What should be on show at SMM

Years ago, a young Chinese colleague summed up Russia – “Russia can sell you anything, except what you what you want. Nuclear missile – no problem. Toothbrush – no chance!”

He qualified this by saying that he had in fact bought something he wanted in Russia – a pair of seriously good ice skates. But that was it.

SMM is the showplace for marine technology in general, and much of it meets my young friend’s definition – everything, except what you want. The exhibits fall into two groups. In the first are the makers of well proven bits of kit, who give the impression that they are only there for the beer, with stands displaying an unnaturally shiny specimen of the widget for which they are known – a pump rotor, for example – and a handful of people on the stand looking around for their mates. They know their widget is wanted and they know who will be buying it.

Before passing over these deserving people, a word of caution. It often happens in our industry that the makers of a well regarded widget – it might be a medium speed diesel engine, or an exhaust gas economiser, or a steering gear, decide to make it bigger and better and more efficient by doing more of the same, to the point where the new improved widget cracks its bedplate, or catches fire, because it has been asked to do too much… Beware of the New Improved Version – it will be the one under the spotlight on the stand.

In the other group, with shinier stands, some even adorned with comely young persons, are the makers of technological solutions in search of a problem.

One of the problems with, in particular, maritime information technology, is that it offers a standing temptation to do something because it can be done, not because half the market wants it done.

The unmanned ship can be done, but hardly anyone wants one. Free internet access across the oceans of the world is something that everyone wants, and nobody is doing it.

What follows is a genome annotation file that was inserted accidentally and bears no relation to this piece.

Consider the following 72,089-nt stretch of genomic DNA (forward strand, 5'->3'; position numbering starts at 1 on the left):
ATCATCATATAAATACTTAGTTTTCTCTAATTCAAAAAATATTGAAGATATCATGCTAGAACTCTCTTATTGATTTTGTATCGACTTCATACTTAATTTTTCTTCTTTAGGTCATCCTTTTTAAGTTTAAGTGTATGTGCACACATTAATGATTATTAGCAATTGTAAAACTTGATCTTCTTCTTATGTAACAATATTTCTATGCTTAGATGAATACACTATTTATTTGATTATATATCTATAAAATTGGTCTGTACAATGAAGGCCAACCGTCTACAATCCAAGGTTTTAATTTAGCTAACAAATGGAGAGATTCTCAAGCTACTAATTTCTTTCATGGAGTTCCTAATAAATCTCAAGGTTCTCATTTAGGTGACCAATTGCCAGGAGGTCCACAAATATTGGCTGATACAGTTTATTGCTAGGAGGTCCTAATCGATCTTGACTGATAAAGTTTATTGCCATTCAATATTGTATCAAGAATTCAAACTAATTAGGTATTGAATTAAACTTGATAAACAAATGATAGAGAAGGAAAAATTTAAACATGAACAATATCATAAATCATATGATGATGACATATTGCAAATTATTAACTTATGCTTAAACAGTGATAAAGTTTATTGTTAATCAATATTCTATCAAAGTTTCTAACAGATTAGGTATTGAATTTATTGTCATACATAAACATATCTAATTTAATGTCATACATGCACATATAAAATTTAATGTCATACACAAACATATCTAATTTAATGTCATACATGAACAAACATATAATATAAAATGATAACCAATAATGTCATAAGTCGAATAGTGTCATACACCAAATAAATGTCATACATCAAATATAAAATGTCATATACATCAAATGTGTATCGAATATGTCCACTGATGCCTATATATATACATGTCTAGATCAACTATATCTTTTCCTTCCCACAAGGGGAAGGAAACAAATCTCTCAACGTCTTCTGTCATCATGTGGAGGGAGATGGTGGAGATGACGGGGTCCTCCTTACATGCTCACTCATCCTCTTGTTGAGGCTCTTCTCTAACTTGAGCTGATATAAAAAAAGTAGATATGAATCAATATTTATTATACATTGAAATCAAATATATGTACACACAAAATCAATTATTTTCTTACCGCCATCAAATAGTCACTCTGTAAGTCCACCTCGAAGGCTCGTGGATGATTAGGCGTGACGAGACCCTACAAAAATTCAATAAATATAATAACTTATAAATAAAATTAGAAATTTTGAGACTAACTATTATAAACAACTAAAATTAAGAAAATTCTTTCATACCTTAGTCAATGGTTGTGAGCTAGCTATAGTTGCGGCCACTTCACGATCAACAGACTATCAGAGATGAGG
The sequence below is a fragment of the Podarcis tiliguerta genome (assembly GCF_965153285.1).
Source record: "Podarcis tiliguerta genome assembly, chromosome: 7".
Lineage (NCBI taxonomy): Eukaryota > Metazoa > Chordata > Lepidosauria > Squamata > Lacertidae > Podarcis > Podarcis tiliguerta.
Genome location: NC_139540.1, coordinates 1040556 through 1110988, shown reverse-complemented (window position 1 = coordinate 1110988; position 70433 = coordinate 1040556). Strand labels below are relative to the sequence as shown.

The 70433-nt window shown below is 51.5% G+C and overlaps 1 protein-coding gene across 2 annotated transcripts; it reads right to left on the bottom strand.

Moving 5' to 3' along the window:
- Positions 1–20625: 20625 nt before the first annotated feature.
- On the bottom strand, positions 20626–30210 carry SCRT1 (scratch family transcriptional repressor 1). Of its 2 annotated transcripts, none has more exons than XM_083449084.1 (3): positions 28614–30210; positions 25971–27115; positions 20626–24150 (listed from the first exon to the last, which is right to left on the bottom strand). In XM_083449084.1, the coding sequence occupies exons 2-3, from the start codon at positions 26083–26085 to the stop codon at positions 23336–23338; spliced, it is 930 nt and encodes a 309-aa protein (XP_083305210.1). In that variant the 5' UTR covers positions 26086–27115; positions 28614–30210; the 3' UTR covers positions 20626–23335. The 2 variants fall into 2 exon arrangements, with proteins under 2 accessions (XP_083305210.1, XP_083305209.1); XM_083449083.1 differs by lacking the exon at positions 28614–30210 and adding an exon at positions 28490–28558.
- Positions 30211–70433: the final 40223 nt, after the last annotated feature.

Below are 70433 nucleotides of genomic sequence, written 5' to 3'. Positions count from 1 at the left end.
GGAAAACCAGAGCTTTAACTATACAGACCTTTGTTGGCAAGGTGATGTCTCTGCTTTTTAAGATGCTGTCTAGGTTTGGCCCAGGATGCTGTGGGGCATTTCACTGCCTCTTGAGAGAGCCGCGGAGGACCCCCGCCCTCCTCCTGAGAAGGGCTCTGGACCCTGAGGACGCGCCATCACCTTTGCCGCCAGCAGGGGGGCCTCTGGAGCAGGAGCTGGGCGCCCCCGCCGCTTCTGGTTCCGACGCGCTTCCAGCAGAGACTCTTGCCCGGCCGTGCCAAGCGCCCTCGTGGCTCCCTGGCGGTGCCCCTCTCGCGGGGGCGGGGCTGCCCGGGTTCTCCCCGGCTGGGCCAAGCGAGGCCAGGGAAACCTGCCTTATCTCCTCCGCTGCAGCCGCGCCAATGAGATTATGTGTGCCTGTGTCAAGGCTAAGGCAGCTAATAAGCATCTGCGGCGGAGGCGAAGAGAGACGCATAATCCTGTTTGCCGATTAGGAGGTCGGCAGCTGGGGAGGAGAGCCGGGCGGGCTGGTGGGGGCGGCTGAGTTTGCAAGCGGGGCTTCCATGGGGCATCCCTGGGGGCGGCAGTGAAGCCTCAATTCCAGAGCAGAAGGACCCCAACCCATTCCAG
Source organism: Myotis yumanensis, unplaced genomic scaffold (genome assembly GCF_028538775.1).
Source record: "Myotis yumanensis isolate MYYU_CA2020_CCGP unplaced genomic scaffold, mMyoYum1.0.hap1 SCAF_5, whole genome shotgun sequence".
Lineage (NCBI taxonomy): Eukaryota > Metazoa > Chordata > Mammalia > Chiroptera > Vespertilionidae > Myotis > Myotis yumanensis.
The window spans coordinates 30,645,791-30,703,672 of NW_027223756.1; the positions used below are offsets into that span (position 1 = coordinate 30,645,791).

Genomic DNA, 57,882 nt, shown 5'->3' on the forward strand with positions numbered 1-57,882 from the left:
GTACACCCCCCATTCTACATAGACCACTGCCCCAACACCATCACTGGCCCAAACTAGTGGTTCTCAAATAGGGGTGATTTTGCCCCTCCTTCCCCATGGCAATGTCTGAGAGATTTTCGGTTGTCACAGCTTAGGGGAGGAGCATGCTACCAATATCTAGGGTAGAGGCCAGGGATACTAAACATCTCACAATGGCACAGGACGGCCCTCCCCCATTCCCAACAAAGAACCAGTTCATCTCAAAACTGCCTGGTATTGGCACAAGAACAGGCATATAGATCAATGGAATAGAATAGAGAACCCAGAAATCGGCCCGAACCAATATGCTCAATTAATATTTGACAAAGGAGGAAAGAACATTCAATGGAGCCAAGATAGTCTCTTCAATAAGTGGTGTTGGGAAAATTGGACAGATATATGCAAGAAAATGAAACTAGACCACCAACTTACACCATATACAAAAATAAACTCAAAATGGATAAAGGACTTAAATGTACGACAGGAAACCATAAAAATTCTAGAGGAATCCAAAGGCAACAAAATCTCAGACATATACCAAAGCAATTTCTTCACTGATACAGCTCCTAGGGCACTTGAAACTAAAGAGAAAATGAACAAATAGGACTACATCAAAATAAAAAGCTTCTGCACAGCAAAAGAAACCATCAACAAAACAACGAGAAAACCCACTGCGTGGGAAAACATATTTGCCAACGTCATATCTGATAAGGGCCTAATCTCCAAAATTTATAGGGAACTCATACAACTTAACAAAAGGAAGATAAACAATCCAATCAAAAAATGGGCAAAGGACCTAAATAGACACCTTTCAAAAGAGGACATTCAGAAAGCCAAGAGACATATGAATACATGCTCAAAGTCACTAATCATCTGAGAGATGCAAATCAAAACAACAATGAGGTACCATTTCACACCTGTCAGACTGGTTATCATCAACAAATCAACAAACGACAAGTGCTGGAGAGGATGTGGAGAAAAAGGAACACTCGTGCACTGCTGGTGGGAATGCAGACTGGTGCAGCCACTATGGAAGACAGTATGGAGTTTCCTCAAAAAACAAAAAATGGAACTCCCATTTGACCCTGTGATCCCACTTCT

Three dimensional printing of some spare parts is about to be offered, but will that really be cheaper than supplying and delivering a conventionally made, class approved, spare part? Really? Wouldn’t we rather have stuff that is easy to maintain and which seldom needs spares?

What would we really like?

An end to fossil fuels, for sure. Paints that last even longer and are even easier to apply, including non-poisonous, non-leaching, antifouling paints, so ships could last a lifetime without drydocking.

An end to water ballast? A system of loading and discharging bulk cargoes that does not involve grabs and bulldozers?

We would really like a means of getting containers into and out of small ships and onto and off trucks at really small ports, including at NAABSA berths, cheaply and quickly.

The common thread joining these suggestions is ‘lower energy usage’ in going about our daily task of moving other people’s stuff from A to B by water, but I have another list as well; a more specific IT list. Let’s see what ‘paperwork’ can actually be eliminated from the routines of our business – from bills of lading to ship’s papers to crew travel. That’s just a matter of reliable databases – surely we can have that?

How about some safety improvements? Why don’t we have enclosed spaces that tell you what the atmosphere is like inside them all the time? Why don’t we have freefall lifeboats that can be dropped for practice without a palaver, again and again? Why don’t we have systems that tell us in real time that the container of ‘harmless’ washing powder in Bay 44 and which actually contains bleaching agents and is about to cook off is showing a rise in temperature and was shipped by Lying Bastards Inc. whose managing director’s mobile phone number is…

So much for the wish list. Enjoy the show, and remember that the person who will sell you the widget that you will really, really regret buying isn’t the dollybird in the short skirt; it’s the grizzled old veteran at the far end of the hall offering the further improved version.

Andrew Craig-Bennett

Andrew Craig-Bennett works for a well known Asian shipowner. Previous employers include Wallem, China Navigation, Charles Taylor Consulting and Swire Pacific Offshore. Andrew was also a columnist for Lloyd's List for a decade.
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